Scientists at the University of Liverpool have found evidence of an ancient micro-continent buried beneath the Indian Ocean.
The ancient continent extends more than 1500 km in length from the Seychelles to the island of Mauritius and contains rocks as old as 2,000 million years, much older than the Indian Ocean which has formed only in the last 165 million years.
The research team believe that this micro-continent, which they have named Mauritia, was split off from Madagascar and India between 61 and 83 million years ago as one single land mass rifted apart to form the continents around the Indian Ocean that we know today. Much of it was then smothered by thick lava deposits as a result of volcanic activity and submerged beneath the waves.
Scientists from the University of Liverpool’s School of Environmental Sciences used satellite derived data to map crustal thickness under the Indian Ocean.
Collaborating researchers from Oslo University analysed sand grains from beaches in Mauritius, a volcanic island about 900 kilometres east of Madagascar. They found the sand contained tiny crystals of ancient zircon, a mineral normally associated with a continental crust and dated between 660 million and two billion years old, a lot older than the sand grains which were formed from the nine million-year-volcanic activity on Mauritius.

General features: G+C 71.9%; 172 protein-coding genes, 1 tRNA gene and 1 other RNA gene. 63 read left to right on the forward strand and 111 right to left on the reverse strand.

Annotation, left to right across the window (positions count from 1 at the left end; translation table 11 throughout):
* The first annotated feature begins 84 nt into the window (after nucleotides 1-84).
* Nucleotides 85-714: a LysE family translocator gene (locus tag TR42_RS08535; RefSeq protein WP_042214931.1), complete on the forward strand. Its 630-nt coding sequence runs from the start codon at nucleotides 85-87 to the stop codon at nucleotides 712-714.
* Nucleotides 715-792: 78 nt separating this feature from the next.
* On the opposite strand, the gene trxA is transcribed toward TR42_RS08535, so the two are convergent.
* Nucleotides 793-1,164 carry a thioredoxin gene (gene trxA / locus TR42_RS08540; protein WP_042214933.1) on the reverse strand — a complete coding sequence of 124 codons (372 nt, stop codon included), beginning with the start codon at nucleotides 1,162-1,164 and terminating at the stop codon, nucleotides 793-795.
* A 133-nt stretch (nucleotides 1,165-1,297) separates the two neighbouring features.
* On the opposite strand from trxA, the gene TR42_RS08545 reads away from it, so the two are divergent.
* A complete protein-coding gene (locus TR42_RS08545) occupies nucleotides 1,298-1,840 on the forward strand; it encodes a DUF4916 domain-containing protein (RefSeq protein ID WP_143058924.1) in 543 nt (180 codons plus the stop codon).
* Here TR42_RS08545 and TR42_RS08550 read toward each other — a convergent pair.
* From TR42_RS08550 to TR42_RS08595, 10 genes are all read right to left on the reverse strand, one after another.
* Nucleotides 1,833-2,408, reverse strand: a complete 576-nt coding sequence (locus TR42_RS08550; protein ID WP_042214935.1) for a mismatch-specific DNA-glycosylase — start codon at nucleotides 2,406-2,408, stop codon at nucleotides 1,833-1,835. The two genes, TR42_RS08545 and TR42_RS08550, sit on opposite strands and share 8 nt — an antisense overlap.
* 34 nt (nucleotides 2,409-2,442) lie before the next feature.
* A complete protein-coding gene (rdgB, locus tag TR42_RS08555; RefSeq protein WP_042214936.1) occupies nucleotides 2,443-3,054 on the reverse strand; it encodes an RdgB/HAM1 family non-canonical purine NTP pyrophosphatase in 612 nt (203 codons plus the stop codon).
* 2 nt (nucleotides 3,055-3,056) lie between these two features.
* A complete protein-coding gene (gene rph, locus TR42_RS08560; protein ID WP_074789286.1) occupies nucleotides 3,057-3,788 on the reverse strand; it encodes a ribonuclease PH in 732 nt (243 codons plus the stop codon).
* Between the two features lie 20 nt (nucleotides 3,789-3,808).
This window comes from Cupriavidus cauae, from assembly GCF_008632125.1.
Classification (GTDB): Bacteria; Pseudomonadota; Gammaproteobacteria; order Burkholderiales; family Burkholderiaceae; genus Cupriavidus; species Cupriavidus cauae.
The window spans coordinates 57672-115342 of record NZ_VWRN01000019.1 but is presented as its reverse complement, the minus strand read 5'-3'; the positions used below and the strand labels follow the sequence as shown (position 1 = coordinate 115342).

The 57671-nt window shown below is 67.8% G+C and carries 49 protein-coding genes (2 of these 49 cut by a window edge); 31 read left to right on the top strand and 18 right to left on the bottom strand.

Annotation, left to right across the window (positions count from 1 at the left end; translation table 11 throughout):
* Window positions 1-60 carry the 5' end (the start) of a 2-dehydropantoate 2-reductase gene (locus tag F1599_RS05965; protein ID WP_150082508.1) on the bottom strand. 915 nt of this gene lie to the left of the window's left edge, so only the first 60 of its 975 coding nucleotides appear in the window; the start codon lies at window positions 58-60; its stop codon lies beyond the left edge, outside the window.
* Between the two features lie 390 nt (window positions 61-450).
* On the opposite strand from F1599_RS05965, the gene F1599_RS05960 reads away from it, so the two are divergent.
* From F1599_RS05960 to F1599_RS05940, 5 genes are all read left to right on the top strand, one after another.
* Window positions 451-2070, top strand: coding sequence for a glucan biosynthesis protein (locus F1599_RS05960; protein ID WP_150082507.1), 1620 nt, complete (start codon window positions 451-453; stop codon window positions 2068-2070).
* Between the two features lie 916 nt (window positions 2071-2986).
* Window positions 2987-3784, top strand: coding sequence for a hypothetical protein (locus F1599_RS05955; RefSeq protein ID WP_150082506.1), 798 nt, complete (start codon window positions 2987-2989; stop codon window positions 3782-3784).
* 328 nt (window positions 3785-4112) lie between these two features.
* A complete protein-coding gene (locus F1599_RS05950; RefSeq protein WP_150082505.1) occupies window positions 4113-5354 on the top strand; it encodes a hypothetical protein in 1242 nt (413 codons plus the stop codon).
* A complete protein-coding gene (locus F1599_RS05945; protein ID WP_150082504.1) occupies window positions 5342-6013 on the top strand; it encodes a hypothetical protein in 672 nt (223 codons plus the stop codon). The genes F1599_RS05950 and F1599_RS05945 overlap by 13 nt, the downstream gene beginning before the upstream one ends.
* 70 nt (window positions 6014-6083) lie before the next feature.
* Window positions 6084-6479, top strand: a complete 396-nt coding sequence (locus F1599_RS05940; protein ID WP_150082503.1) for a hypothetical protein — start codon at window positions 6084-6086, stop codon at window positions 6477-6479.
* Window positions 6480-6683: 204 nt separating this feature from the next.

Professor Nick Kusznir, who led the University of Liverpool’s processing and analysis of satellite gravitational field anomalies to map the Indian Ocean crustal thickness, said: “Our expertise in mapping crustal thickness beneath the oceans has revealed many large areas where the crust is much thicker than normal. When you put this information together with the analysis of the zircons found on the beaches of Mauritius we can conclude that there are remnants of fragmented continents under the Indian Ocean.
“We see what may be five or six other micro-continent fragments under the Indian Ocean. More research needs to done to confirm this. We also see similar features in the Atlantic and Arctic Oceans.”
The crustal thickness mapping techniques using satellite data developed by Liverpool and industry partners are applied to deep-water oil and gas exploration in frontier areas and have also been used for governments making UNCLOS law of sea territorial claims.
The research is published in Nature Geoscience.